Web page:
VOL. XXIV, NO. 2
Mirror Surface Morgan Dollars, Part XVII
By Randy Campbell
“Gold and silver bullion may have stolen some of the thunder away from collector coins,” said one market observer. “But nice coins, including nice silver dollars, are still drawing lots of interest,” he concluded.
Interest, indeed. At the 28th Annual Silver Dollar Investors’ Forum held at the last FUN show, I predicted that Greysheet bid for the 1881-S in MS-65 DMPL (then $515) would top $600 by year’s end.
As of this writing (late May) bid for the 1881-S in MS-65 DMPL already has reached the $600 level! Several other dates, including the 1882-S and the 1883, have scored solid gains in recent months.
Even lower grade Deep Mirror Prooflike Morgans have drawn strong interest. The May 12 issue of the Coin Dealer Newsletter reported higher bid levels for nine different common dates in MS-63 DMPL. Dates like the 1880-S and 1881-S were quoted at a higher $63 bid in MS-63 Deep Mirror Prooflike.
Many coin dealers (and coin collectors) have made solid profits during the recent upsurge in gold and silver bullion prices. Will some of those profits be invested in mirror surface Morgan dollars?
The Philadelphia mint Morgan dollars struck from 1878 through 1884 have a well deserved reputation for being scarce to rare in Gem Prooflike and Gem Deep Mirror Prooflike condition. The 1882 is a good example of this trait.
The mintage of the 1882 (11.1 million) exceeds that of the 1880-S and is just slightly less than the mintage of the 1881-S. However, mirror surface 1882 Morgans are dozens of times scarcer than mirror surface 1882 dollars and are reasonably well struck. Surface abrasions are deeper and more numerous than usual.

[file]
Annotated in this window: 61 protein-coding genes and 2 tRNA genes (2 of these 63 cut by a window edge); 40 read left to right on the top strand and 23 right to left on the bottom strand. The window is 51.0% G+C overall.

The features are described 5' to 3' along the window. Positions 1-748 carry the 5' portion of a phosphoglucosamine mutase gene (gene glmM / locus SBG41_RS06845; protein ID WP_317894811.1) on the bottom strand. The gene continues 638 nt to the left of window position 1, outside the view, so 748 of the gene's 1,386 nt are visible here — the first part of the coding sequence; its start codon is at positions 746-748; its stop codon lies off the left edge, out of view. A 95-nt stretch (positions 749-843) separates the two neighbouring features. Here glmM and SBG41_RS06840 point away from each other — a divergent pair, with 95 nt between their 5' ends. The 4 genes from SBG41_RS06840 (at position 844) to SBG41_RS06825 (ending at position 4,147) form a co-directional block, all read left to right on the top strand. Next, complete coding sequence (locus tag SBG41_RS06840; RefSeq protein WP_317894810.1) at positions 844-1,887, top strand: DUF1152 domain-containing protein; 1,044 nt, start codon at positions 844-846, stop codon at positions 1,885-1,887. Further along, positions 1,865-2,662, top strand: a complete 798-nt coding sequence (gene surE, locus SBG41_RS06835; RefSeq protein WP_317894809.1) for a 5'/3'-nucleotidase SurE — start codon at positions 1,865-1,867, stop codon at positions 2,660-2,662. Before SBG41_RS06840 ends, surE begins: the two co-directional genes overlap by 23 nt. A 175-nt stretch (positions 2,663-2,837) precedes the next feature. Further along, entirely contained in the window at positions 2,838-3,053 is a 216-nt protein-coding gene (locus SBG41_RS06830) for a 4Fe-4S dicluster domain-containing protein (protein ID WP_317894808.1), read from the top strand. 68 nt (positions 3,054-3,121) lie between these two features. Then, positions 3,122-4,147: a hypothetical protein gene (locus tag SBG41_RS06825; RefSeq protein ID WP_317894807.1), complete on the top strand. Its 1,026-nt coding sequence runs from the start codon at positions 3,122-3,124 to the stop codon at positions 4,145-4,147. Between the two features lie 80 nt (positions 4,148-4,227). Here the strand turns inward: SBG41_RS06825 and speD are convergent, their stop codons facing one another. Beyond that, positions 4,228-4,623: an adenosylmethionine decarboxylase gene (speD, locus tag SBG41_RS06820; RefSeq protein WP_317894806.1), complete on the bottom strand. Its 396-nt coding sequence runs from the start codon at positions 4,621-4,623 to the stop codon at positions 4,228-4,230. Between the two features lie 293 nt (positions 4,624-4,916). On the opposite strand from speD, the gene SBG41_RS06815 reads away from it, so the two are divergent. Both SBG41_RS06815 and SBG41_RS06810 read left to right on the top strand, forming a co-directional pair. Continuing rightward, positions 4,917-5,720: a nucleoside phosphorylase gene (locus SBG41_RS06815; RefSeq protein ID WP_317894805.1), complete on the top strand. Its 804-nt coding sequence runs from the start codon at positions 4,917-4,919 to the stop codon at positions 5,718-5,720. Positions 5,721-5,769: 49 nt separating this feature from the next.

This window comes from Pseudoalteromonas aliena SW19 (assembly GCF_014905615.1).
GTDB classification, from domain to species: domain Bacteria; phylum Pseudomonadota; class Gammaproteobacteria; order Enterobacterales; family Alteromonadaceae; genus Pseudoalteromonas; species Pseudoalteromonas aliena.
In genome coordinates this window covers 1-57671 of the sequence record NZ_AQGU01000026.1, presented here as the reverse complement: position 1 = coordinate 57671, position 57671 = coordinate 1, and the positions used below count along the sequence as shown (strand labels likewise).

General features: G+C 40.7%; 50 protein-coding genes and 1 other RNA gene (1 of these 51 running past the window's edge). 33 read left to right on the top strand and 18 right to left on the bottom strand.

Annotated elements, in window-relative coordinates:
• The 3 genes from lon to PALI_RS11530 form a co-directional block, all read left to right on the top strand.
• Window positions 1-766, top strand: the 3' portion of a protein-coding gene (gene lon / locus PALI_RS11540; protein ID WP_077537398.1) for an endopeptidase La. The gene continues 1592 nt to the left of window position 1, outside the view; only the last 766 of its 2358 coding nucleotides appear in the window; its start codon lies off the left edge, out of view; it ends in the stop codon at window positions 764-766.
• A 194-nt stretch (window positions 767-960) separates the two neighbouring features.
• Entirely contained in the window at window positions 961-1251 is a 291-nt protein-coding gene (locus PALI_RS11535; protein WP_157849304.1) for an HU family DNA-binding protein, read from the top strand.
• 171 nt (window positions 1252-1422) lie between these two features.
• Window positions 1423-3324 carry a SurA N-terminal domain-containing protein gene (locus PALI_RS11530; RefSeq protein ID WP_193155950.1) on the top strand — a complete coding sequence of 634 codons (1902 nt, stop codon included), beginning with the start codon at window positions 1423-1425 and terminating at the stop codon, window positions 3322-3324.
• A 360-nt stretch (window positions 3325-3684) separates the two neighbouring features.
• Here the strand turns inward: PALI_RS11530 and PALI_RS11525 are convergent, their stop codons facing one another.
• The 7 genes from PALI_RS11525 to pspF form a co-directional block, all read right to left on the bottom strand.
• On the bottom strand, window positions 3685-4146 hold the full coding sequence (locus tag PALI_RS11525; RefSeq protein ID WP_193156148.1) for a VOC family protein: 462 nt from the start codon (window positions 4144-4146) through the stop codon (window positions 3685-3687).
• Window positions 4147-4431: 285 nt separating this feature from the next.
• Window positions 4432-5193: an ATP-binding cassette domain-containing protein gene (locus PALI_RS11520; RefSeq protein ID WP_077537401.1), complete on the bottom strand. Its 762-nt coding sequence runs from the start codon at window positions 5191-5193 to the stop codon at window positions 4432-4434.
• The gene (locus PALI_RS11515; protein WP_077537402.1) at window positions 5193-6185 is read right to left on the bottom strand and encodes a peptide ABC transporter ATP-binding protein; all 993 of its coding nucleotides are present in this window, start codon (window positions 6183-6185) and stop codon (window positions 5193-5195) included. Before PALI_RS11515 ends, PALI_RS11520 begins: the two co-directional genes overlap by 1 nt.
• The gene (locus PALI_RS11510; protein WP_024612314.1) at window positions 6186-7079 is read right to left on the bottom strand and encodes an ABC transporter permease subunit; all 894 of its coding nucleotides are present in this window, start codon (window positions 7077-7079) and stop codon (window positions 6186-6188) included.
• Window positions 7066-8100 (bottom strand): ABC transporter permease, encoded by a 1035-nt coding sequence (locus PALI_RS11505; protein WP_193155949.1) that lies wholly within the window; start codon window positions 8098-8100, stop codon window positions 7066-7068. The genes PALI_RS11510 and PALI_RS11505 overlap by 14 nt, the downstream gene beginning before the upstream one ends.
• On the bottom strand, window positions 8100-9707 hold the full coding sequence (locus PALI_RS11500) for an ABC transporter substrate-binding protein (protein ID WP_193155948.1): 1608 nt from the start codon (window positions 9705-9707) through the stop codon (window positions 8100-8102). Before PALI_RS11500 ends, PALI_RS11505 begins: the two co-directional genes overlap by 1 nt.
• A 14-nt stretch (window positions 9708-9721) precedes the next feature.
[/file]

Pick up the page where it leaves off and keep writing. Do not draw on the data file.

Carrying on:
Luster is problematical. A significant percentage of these dollars have been overdipped, cleaned or improperly stored. Many others suffer from noticeable surface hairlining.
In his landmark Morgan and Peace Dollar Textbook, author Wayne Miller suggested that most 1882 dollars offered for sale as Prooflike are, at best, semi-prooflike “with fields that lack the depth of a fully Prooflike coin” (p. 96).
At ANACS, Prooflike dollars are required to have a minimum of two to four inches of clear reflectivity of standard typewriter printing on BOTH sides of the coin. The 1882, like the 1881-O, has many examples with mild reflectivity. Such coins will NOT bring full Prooflike prices from knowledgeable specialists.
MS-63 PL: The three major grading services combined have certified 190 examples of this date in MS-63 Prooflike. Most of them are brilliant Prooflikes with little or no cameo contrast between the fields and devices.
Current CCDN (“Bluesheet”) bid is $60.
MS-64 PL: As of recent population reports, the leading services have slabbed a total of 188 1882 dollars in MS-64 Prooflike condition. Typically these coins exhibit above average luster, a sharp strike and a few noticeable marks on Liberty’s cheek and neck.
Current Bluesheet bid is $100. Those pieces with noticeable cameo contrast may sell for $150-$200.
MS-65 PL: Despite its huge mintage, the 1882 is very scarce in Gem Prooflike condition. ANACS, PCGS and NGC combined have certified only 48 examples in MS-65 Prooflike.
Such coins should have a very sharp to full strike, superior eye-catching luster and perhaps just one or two minor marks in the prime focal areas. Overall eye appeal should be outstanding.
Current bid for 1882 dollars in Gem Prooflike condition is $545. Those exhibiting cameo contrast on both sides should sell for a substantial premium over bid levels.